The 3 Secrets Behind Twitch.TV

I’m a huge Twitch fan. Even though I can’t say I spend a lot of time watching people play video games online, as I can’t maintain a healthy relationship AND a gaming console at the same time, I decided that the occasional Twitching is a great way to blow off some gaming steam.

Twitch is being used by almost 50% of the Millennials worldwide and take almost 1% of the bandwidth in the world. Their monetization techniques are equally impressive.

Let’s get down to business and uncover Twitch’s revenues and business model.

What is Twitch, who’s using it, how it became a hit and why Amazon snatched it for $970M?

In August 2014 Amazon shocked the gaming and video streaming world by announcing it will be acquiring Twitch after bidding war with Google, for $970 million in cash, only 3 years from launching the product.

For those of you who remember Justin.tv, a website / app responsible for introducing the world to social live streaming 8 years before Meerkat ot Periscope, congrats — you’re as old as me. However, there is some relevance to this anecdote. In 2011 Twitch was launched as a subsidiary of Justin.tv and was focused on video game content. Not long after launching the Twitch channel, Justin.tv announced they are going to focus solely on Twitch and shut down any further operations.

Users were able to create channels where they update their details and upload videos of themselves play video games or stream their gameplay in real time (kinda).

And people really like it apparently. According to Qwilt who develop and measure video streaming infrastructure, Twitch is accounted for more than 40% of the live streaming traffic in the U.S. Traffic in general was 1.8% of the entire internet traffic, second only to Google, Netflix and Apple services.

As of 2015, an average viewer of Twitch is watching a stream together with over half a Million people at any point and spend over 420 minutes in the site every month (in comparison to YouTube’s average 291 minutes). Twitch has its own iOS and Android apps and has been integrated with Xbox and PlayStation consoles. PC gamers can also upload footage to Twitch. Their app is available on the web, all mobile OS, Playstation, Xbox and Amazon Fire TV.

There are numerous speculations regarding why Amazon bought Twitch. The official answer is “user community and the live streaming experience it provides”.

So what are Twitch’s monetization channels and how do they work?

Advertising

Twitch offers standard IAB display & video media as well as native and custom opportunities. They have about 3 Video ad units, 4 standard IAB adunits and 6 native ad units. Twitch charge CPM between $2-$10. As CPM prices are very seasonal, prices change frequently.

And in real life it looks like this:

Subscriptions

In order to get rid of the ads that can get pretty annoying, users are welcome to sign up to Twitch Turbo and for $8.99 a month they get the adblock experience — No pre-rolls, no mid-rolls, no companions, no display ads. However, front-page takeovers are still being shown. Probably because it’s not perceived as invasive.

Partner Program

Partners (13,476 partners as of 2015) — Twitch Partners is an exclusive plan for gamers who wish to broadcast regularly on the platform and have regular and average concurrent viewership of 500+ and broadcast at least 3 times a week.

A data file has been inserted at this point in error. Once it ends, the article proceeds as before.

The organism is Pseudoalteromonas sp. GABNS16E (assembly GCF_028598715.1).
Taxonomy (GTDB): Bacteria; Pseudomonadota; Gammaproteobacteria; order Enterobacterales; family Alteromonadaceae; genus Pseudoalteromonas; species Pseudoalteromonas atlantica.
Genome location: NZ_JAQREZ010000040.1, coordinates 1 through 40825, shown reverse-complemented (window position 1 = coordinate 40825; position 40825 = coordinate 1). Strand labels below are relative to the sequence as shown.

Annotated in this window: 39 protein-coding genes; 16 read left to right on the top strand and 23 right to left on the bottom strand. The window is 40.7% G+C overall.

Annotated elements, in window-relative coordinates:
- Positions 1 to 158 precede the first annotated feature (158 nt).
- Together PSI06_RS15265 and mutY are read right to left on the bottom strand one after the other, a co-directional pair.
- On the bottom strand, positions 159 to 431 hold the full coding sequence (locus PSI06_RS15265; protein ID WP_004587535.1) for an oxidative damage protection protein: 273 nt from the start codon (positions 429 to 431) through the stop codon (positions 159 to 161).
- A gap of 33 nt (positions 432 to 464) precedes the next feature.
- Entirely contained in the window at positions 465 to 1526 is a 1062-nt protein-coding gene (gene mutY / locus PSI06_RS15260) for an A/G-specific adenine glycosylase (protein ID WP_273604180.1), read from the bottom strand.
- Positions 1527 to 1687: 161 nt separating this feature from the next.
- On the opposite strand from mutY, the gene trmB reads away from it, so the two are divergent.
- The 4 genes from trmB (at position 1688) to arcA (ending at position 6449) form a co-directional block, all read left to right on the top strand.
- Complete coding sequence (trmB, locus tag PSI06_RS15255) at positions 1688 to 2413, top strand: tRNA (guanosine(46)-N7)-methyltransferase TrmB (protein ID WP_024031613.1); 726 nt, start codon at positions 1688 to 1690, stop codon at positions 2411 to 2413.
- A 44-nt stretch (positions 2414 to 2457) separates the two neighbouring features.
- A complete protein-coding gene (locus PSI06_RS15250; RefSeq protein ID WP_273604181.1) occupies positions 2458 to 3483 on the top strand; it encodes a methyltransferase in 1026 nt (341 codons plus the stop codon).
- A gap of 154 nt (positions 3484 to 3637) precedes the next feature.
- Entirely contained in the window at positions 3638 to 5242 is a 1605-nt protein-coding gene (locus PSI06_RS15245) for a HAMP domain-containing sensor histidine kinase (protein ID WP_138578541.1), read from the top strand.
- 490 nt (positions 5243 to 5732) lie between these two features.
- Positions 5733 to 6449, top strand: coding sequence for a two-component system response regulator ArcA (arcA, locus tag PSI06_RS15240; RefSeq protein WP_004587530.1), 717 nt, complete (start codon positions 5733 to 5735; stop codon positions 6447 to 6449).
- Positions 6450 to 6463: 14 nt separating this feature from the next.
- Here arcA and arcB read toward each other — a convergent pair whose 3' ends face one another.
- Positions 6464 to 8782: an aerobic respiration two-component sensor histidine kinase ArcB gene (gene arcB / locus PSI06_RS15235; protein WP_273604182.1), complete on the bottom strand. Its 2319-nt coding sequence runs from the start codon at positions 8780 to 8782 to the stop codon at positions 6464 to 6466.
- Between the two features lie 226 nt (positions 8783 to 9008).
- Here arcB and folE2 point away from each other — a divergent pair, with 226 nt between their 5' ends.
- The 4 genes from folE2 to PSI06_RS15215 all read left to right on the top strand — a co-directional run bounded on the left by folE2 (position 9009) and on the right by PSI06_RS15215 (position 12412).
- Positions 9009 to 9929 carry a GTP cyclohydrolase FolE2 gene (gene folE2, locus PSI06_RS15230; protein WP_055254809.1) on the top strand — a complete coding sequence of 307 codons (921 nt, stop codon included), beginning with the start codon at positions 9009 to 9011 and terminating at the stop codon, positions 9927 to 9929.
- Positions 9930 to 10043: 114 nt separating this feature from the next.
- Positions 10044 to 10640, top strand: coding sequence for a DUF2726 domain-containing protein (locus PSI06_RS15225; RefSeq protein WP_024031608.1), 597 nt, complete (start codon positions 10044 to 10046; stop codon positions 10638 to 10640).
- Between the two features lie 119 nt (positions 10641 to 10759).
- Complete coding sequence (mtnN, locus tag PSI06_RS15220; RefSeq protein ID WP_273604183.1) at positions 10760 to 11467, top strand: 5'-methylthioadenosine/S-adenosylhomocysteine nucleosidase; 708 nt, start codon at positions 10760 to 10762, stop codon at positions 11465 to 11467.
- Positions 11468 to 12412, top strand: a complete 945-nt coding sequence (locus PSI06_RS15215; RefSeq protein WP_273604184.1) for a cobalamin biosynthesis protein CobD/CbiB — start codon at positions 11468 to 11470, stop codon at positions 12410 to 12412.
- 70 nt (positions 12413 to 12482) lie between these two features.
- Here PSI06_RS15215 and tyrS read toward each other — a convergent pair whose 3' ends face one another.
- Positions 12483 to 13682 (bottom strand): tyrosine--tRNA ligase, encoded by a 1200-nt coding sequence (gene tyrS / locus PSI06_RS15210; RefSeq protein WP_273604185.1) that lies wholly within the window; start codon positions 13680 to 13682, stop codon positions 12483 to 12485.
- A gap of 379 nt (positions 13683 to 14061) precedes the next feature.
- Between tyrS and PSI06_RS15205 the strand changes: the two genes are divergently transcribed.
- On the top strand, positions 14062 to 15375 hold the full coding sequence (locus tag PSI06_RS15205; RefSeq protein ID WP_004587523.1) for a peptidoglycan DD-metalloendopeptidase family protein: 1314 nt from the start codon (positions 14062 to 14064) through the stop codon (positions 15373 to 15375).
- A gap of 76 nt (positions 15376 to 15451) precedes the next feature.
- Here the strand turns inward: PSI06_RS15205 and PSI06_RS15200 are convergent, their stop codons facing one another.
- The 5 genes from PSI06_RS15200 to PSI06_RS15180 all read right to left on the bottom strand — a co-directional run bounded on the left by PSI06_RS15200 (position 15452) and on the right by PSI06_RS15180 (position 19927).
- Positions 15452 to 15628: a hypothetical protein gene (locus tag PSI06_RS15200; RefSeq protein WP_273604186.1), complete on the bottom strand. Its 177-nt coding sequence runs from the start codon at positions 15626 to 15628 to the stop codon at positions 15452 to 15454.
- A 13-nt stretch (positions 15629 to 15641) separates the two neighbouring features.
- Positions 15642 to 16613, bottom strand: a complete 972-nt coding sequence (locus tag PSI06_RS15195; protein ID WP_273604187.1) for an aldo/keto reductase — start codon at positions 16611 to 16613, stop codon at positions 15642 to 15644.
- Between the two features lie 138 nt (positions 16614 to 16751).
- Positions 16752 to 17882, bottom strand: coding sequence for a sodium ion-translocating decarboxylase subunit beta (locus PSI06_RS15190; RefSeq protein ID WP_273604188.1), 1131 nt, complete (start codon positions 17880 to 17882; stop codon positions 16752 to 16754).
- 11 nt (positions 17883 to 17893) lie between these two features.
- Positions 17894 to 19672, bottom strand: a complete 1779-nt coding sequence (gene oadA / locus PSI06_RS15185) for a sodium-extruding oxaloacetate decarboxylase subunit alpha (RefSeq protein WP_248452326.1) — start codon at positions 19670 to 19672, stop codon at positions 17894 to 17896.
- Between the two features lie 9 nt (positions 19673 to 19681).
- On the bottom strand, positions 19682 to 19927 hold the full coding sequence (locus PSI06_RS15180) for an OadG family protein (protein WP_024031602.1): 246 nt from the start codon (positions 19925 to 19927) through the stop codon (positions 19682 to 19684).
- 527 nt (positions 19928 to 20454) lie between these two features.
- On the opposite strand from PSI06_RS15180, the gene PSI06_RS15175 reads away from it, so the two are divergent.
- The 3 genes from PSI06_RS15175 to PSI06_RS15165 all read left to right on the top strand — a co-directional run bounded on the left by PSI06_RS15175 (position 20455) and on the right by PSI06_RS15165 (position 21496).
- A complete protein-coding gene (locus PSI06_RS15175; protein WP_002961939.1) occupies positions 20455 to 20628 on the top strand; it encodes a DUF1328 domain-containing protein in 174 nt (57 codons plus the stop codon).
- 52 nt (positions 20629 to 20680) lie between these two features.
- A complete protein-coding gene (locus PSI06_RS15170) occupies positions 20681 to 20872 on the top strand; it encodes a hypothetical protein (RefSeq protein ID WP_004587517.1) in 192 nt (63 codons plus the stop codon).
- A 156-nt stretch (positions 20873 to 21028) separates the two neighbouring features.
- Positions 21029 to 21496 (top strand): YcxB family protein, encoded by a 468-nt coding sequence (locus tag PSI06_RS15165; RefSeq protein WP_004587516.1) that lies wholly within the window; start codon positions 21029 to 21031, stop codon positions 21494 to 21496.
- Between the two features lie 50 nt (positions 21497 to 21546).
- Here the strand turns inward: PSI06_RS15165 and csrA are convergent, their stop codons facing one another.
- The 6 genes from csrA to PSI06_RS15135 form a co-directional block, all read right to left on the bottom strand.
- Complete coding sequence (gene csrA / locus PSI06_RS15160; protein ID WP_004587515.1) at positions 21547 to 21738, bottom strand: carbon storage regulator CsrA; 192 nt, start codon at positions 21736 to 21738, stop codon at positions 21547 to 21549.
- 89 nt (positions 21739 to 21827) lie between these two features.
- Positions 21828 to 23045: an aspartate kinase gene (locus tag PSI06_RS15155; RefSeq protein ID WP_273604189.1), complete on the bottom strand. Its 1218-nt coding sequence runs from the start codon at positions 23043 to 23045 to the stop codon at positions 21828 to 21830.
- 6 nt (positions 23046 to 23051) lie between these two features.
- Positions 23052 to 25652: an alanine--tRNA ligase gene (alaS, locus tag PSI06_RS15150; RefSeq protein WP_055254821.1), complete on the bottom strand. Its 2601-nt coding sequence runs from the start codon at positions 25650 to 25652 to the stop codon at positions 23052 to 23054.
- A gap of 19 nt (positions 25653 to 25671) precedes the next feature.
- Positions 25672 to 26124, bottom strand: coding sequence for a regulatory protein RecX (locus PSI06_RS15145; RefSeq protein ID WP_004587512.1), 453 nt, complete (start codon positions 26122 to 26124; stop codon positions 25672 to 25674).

The game doesn’t really matter. If you’re moving to the platform from a different broadcasting platform such as YouTube you can still partner with Twitch, however it is harder to get accepted as you need an average “views per video” of 15,000 views or at least 100,000 subscribers. Hats off to Twitch for keeping such high standards, but this is what makes their platform so good. Twitch Partners get to monetize content in many ways such

Twitch Partners get to monetize content in many ways such as:

  • Advertisements that are displayed on their page — Streamers get a cut from the CPM and make about $0.9-$2 per 1000 views. As ads are being displayed everywhere in the website, they are also being showed on the streamers pages as well, and if these streamers are also “partners”, they are getting a cut and that take us to the 2nd main monetization tool which is subscriptions. If you were wondering, using Twitch Turbo that makes the ads go away is actually not affecting the partners as they are getting paid as if the users actually saw the ads.
  • Merchandise — Partners can integrate merchandise sales via Twitch strategic partnership with Teespring. Some Twitch partners claim this is not necessarily worthwhile due to the high cuts of Teespring (Cost + 4$) and Twitch ($2.5+) per shirt.
  • Paid channel monthly subscription — The standard subscriber rate of $4.99/month starts off on a 50/50 split between Twitch and the streamer and can be negotiated as the channel gets bigger and bigger. Users are not getting anything substantial for being a “subscriber” and it’s merely a way to support the streamer and get some access to things like private chat, Emoticons etc.

In addition, partners can get tips from their viewers which can actually get to a lot of money.

And that’s how you sell a company to Amazon in $1B after 3 years. Simple, elegant monetization. You can read more about how much money a streamer can make on Twitch here.

That’s all folks, I hope you enjoyed this Revenue Spotlight. Don’t forget to subscribe if you want to be notified about our newest posts and get a weekly bundle of the best Revenue Hacking links out there.

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Originally published at hackingrevenue.com.

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